26 SES 05 B, Communication and Relations
Recent understandings of education and educational leadership tend to focus primarily on economic dimensions and interpretations. Nussbaum (2010) believes that education has merely become a tool for economic growth, and a means for improving people’s capacities to act in their roles as economic agents. Educators all over the world do in fact experience increasing demands to educate children and young people for flexible labour and entrepre-neurship in knowledge-based economies (Hargreaves, 2003 and European Commission, 2002). Education is not only geared at improving people as economic agents, it is also in-creasingly governed by economic norms. The introduction of New Public Management (NPM) rests on the assumption that economic norms should have primacy in the governance of the public sector (Christensen and Laegred, 2002). Educational researchers frequently report how the primacy of economic norms in education shape and change the roles, identi-ties and relationships of school actors at different levels (eg. Bagley, 2006, Ball, 2009, Lindblad and Popkewitz, 2004, McInerney, 2003, Oplatka et al, 2007). However, educational change motivated by the primacy of economy is highly problematic, or so I will argue in this paper in relation to educational leadership.
The aim of this paper is to discuss a communicative alternative to managerial or economic traditions of educational leadership introduced in education over the last two or three decades. The first part of the paper is mainly inspired by cosmopolitan and critical sociology (Fine, 2007, Kendall et al 2009) and communication theory, and I argue that changed conditions for national education and the nature of educational institutions and processes are hardly captured by the dominant primacy of economic aims, norms and worldviews. In the second part, I discuss how assumptions of rationalization, action-coordination and conditions of success built into NPM can shape educational leadership and communication in highly problematic ways (Eriksen, 2001). I argue that the primacy of economic norms can shape communication processes in such a way that they bypass aspects one can count as essential to education and to educational leadership, such as learning, cooperation, democracy, autonomy and motivation based on reasons rather than sanctions. In the final part, I discuss how and why a communicative leadership based on communicative rather than instrumental rationality (Davidson, 2001, Habermas, 1998) can offer a fruitful alternative to managerial leadership in education. Such a leadership is essentially dialogical and it takes seriously rather than bypass crucial aspects of education, as well as the challenges increased cosmopolitanization constitutes to national education.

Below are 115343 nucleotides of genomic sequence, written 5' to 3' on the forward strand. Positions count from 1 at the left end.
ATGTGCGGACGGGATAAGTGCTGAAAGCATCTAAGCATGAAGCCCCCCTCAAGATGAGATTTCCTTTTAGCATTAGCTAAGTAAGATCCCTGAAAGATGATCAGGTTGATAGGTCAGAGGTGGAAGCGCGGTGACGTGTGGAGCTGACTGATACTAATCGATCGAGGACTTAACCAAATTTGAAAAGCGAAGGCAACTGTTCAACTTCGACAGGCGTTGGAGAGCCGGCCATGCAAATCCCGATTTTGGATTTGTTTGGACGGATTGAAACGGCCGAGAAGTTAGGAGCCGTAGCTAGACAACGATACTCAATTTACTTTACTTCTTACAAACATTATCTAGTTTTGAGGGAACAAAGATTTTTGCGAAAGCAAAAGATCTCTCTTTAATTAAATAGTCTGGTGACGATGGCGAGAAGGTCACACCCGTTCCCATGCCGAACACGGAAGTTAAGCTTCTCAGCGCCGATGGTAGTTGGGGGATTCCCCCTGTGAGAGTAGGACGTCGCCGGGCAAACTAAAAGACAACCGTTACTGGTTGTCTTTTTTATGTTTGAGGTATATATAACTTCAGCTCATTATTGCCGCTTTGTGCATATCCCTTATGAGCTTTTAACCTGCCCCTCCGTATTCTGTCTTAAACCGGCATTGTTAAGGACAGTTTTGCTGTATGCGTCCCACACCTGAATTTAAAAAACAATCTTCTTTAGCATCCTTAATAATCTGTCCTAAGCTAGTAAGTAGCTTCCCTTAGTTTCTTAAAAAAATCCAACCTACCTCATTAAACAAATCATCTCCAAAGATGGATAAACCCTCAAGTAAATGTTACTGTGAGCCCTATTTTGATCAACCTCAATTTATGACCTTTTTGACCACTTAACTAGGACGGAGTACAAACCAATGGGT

Bagley, C. (2006). School choice and competition: a public-market in education revisited. Oxford Review of Education, Vol. 32, No. 3, July 2006, 347-362. Ball, S. J. (2009). Hidden privatization in public education. Education Review, Vol. 21, No. 2, Spring 2009, 73-83. Beck U. (2009). The World Risk Society (Cambridge: Polity Press). Beck, U. (2006). Cosmopolitan Vision (Cambridge: Polity Press). Bush, T. (2003) Theories of Educational Leadership and Management. 3rd ed. London: Sage Publications. Bush, T. (2007) “Educational leadership and management: theory, policy and practice”. In South African Journal of Education, Vol. 27, No. 3, 2007, pp. 391-406. Christensen, T. & Laegreid, P. (2007). Transcending New Public Management (Surrey: Ashgate). Davidson, D. (2001). Subjective, Intersubjective, Objective (Oxford: Oxford University Press). Eriksen, E. O. (2001). Leadership in a Communcative Perspective. In Acta Sociologica, no 1, vol. 44, 2001, 21-35. European Commission (2002). Education and training in Europe: diverse systems, shared goals for 2010 (Luxembourg: Office for Official Publications of the European Communities). Fine, R. (2007). Cosmopolitanism (London: Routledge). Habermas, J. (1998) The Pragmatics of Communication (Cambridge. MA: The Mit Press). Hargreaves, A. (2003). Teaching in the Knowledge Society: Education in the Age of Insecurity (New York: Teachers Collage Press). Kendall, G., Woodward, I. & Skribs, Z. (2009). The Sociology of Cosmopolitanism. Globalization, Identity, Culture and Government (Basingstoke: Palgrave). Lindblad, S. och Popkewitz, T. (2004) Educational Restructuring: International Perspectives on Traveling Policies (Charlotte: Information Age Publishing). Lubiensky, C. (2006) ”School Diversification in Second-Best Education Markets. International Evidence and Conflicting Theories of Change”. In Educational Policy, no. 2, vol. 20, 2006. Sage Publications, pp. 323-344. McInerney, P. (2003) “Moving into dangerous territory? Educational leadership in a devolv-ing education system.” International Journal of Leadership in Education, Vol. 6, No. 1, pp. 57-72. Nussbaum, M. (2010) Not For Profit. Why Democracy Need the Humanities (Princeton University Press). Rönnström, N. (2006) Communicative naturalism: On the conditions of communication in education. Stockholm Rönnström, N. (2010) Cosmopolitan Communication and the Broken Dream of a Common Language. In Educational Philosophy and Theory. Special Issue, published online (march 2010) Rönnström, N. (2012) ”From Globalist to Cosmopolitan Learning – on the Reflexive Modernization of Teacher Education. In Ethics and Global Politics, vol 5, No 4, 2012. Rizvi, F. (2008) “Education and Its Cosmopolitan Possiblities.” In Lingard, B., Nixon, J. and
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